Jim McMahon finished third in the 1981 Heisman Trophy balloting and fifth in 1980. (Photo by Mark Philbrick/BYU Photo)
reprinted from BYU Today magazine, 1981
Cowboys and Indians is a game most men played as boys, but few have daily reminders of their childhood antics like BYU’s Jim McMahon.
In the summer of 1965, the same year Jim Plunkett was beginning play in the San Jose prep football leagues, the New Jersey-born McMahon, who had moved to California, was undoing a gun holster that was tightly knotted around his leg. His dad, Jim Sr., was at work, and Jim Jr.,’s mother, Roberta, was busy preparing dinner.
Six-year-old Jim went unnoticed as he took a fork from the kitchen to undo the knot. He slipped and gouged his eye with the fork prongs.
“Two of the fork’s prongs went all the way in,” said Jim Jr. “I went back in the kitchen to put the fork away and then went back to the front room and water kept pouring out of my eye.”
Just before midnight, Jim Sr. took Jimmy to the hospital where Dr. Ted Ulandy, an eye surgeon determined an operation was necessary. About seven o’clock the next morning the operation began. The injured cornea was stitched, but the pupil would not dilate from its egg shape and has since remained sensitive to light.
“I had a patch over my eye for a few days and it itched real bad because of the stitches,” said Jim Jr. “They had to tie my hands down at night so I wouldn’t scratch it.”
McMahon’s eyesight in the injured eye is about 20-60, and he must wear tinted glasses off the football field, but can’t wear a contact lens.
“You could have fooled me,” says Ted Tollner, BYU’s new quarterback coach who scouted the Cougars several times last season while coaching at San Diego State.
“The way Jim was playing—by the way he avoids pressure—I would have thought he had eyes behind his head.”
McMahon and BYU beat San Diego State, 35-11, last year.
Jim Jr. entered competitive football at the age of nine when he tried out for the Police Athletic League. His dad and Jack Overstreet coached a new team in the league. Kids weren’t known to pass much in the PAL, so a lot of people were shocked when Jimmy threw 20 touchdowns his first year and one threw the ball 50 yards.
“Jim was never a showoff,” says Overstreet, whose son Jackie was a year behind Jim. Jackie now quarterbacks for San Jose State. “I’ve watched Jim on television since he has been playing for BYU, and he looks just like he did when he was nine years old—only now he is just a bigger kid doing it.”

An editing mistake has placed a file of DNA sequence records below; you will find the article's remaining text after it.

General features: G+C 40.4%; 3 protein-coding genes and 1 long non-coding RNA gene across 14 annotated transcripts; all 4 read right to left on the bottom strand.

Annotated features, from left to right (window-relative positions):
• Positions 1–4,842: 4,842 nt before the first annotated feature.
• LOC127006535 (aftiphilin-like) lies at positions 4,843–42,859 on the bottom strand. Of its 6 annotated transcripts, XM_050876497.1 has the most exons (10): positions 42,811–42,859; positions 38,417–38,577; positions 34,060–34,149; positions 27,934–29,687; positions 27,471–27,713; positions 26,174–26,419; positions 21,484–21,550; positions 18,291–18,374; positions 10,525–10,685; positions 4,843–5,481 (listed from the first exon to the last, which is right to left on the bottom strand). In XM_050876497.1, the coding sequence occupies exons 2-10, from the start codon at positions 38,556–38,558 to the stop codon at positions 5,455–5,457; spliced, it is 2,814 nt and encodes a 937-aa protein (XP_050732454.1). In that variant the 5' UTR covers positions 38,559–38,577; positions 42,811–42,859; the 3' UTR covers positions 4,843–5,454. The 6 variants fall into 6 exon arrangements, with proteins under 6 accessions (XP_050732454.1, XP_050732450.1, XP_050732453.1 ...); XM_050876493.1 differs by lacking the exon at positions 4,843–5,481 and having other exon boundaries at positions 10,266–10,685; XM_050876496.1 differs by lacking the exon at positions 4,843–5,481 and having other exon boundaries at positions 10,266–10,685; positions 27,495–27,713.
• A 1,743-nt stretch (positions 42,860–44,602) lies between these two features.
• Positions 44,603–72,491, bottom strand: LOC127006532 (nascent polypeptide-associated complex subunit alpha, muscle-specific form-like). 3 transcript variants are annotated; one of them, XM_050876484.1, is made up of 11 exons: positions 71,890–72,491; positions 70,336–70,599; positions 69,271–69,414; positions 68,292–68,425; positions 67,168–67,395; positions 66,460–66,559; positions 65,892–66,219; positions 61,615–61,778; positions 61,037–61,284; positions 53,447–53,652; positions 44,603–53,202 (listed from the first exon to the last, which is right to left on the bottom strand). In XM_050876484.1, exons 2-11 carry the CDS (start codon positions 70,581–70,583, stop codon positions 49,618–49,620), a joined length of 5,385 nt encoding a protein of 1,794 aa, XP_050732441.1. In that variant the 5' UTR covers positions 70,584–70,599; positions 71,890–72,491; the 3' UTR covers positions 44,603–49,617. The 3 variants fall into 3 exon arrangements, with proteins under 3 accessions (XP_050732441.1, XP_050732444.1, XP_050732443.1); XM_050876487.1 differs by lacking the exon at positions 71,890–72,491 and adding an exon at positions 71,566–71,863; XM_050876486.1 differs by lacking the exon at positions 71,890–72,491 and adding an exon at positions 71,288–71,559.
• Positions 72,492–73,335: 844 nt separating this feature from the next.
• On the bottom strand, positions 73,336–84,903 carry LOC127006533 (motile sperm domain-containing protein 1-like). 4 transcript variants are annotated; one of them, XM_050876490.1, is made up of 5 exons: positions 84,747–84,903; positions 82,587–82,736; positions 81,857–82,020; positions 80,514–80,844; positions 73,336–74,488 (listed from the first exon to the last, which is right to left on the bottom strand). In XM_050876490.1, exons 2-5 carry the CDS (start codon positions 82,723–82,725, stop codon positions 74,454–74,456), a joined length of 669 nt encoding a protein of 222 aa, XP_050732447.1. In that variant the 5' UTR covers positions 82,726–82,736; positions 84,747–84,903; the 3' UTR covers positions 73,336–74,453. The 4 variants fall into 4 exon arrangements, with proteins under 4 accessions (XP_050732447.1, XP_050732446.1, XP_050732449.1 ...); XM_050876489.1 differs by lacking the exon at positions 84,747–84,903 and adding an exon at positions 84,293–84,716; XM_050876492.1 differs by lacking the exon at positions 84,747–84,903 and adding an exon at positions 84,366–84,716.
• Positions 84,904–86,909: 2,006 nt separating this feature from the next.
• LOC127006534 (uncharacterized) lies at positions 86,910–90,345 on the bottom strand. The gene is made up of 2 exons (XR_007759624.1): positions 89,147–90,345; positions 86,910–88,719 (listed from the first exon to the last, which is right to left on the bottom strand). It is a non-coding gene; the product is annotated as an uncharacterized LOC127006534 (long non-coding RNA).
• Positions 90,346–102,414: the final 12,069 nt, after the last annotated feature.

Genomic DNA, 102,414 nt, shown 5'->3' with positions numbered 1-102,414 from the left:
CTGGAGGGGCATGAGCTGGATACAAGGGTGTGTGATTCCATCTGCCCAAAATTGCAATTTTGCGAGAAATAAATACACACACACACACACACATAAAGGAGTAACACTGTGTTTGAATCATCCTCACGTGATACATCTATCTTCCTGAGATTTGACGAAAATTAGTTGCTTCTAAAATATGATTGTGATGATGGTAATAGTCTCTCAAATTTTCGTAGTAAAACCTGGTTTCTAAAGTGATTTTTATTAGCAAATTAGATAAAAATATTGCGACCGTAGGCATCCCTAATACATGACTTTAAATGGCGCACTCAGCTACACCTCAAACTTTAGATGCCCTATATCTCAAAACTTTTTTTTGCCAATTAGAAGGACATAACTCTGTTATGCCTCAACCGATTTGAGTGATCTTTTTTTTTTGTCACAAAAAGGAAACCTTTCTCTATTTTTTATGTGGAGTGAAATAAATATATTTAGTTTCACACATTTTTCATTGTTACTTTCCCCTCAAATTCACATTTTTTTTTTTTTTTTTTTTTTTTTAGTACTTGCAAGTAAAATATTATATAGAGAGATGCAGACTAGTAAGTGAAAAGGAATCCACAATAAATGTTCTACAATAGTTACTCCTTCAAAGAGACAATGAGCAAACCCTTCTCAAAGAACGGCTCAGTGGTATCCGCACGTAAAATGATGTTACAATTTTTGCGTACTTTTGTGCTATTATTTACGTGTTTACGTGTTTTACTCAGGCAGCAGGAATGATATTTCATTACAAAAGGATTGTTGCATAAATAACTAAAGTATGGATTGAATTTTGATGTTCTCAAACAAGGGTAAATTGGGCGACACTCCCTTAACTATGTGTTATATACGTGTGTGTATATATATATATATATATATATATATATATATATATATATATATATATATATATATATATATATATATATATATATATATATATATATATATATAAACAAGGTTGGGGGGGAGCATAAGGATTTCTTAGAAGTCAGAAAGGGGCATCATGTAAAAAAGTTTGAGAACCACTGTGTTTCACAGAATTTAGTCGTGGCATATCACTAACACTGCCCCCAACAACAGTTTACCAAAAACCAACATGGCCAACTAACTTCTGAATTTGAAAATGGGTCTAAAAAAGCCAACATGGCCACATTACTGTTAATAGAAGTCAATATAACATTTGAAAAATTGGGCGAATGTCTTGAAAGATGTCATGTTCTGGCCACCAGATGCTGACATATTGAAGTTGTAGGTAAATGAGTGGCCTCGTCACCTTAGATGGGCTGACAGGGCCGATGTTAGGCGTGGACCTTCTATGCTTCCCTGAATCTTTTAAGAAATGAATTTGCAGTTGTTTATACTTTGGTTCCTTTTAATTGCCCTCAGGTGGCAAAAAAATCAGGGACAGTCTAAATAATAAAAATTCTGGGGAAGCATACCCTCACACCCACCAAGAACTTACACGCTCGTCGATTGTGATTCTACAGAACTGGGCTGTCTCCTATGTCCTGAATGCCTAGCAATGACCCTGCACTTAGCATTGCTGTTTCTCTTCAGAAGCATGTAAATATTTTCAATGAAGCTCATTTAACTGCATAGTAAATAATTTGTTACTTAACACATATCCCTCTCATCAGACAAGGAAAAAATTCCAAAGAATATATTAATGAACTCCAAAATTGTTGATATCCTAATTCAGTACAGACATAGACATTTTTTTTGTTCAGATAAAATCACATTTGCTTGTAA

Although Jim’s dad did work out with his son, the senior McMahon says “Jim was born with his football talent, it comes from above. Ever since e started playing, Jim seemed to have football sense—to know when to throw, run or scramble to find receivers.”
The McMahon family lived across the street from John Germaine, football coach and athletic director at Andrew Hill High in San Jose.
“Jim always conducted himself with poise. He knew what he wanted to do,” said Germaine. “When Jim played for us he was an alert ball player. Often times he would have an idea for a play he thought might work.”
Not only was Jim the first sophomore to start at quarterback at Andrew Hill in more than 27 years, he was one of its rare three-sport stars.
“I think he could have been a college baseball and basketball player, too,” said Rick Alves, who coached Jim in all three sports as a freshman in high school.
The McMahon’s lived in California from 1961 through 1975 and then moved to Roy, Utah.
Prior to the Utah move, McMahon’s principal at Andrew Hill, William Bare, was involved in counseling Jim Jr. about the family’s move from California.
“Jim didn’t want to move at first,” says Bare. “He was better than average as a student and was well respected by his peers. We were all looking forward to a tremendous rivalry with Jim facing Rich Campbell (Green Bay Packer draft via the University of California-Berkeley).”
Campbell and McMahon had been quarterbacks on opposing teams in the league during their freshman and sophomore years.
Earlier, Principal Bare had counseled another quarterback, Jim Plunkett, at Overfelt High School in 1965 and 1965. Bare did not get to watch Plunkett or McMahon during their junior and senior years in high school because their families moved.
“I felt Jim was as good as any quarterback I had seen,” said Bare. “He compared with Plunkett as a freshman and a sophomore.”
When Jim moved to Utah for the 1975 season he earned a “Hollywood style” nickname from his teammates because he always wore his dark glasses off the field due to his eye condition.
Jim could throw almost a perfect spiral, but Coach Ernest Jacklin had a veteran quarterback returning to run his wishbone attack. Jim started out as a third-string quarterback and was quickly promoted to first string, but he sprained his ankle.
A couple games into Jim’s junior year, Roy High was behind Weber High, 13-0, with four minutes left in the game, according to Coach Jacklin.
“I was about ready to send Jim back in the game, but he said his timing was off and suggested I put in Rick Stonehocker,” said Jacklin. “We won 21-13, and Jim actually picked me up off the ground in celebration. Team victory meant more to Jim than his personal success.”
The next year Roy High switched from the wishbone to the pass because of Jim’s talent.
Since selecting BYU over schools like Nebraska, Oklahoma State, Stanford and Cal-Berkeley, Mahon has set 32 NCAA records and tied two others. (McMahon went on to set 75 NCAA records [37 total offense, 38 passing].)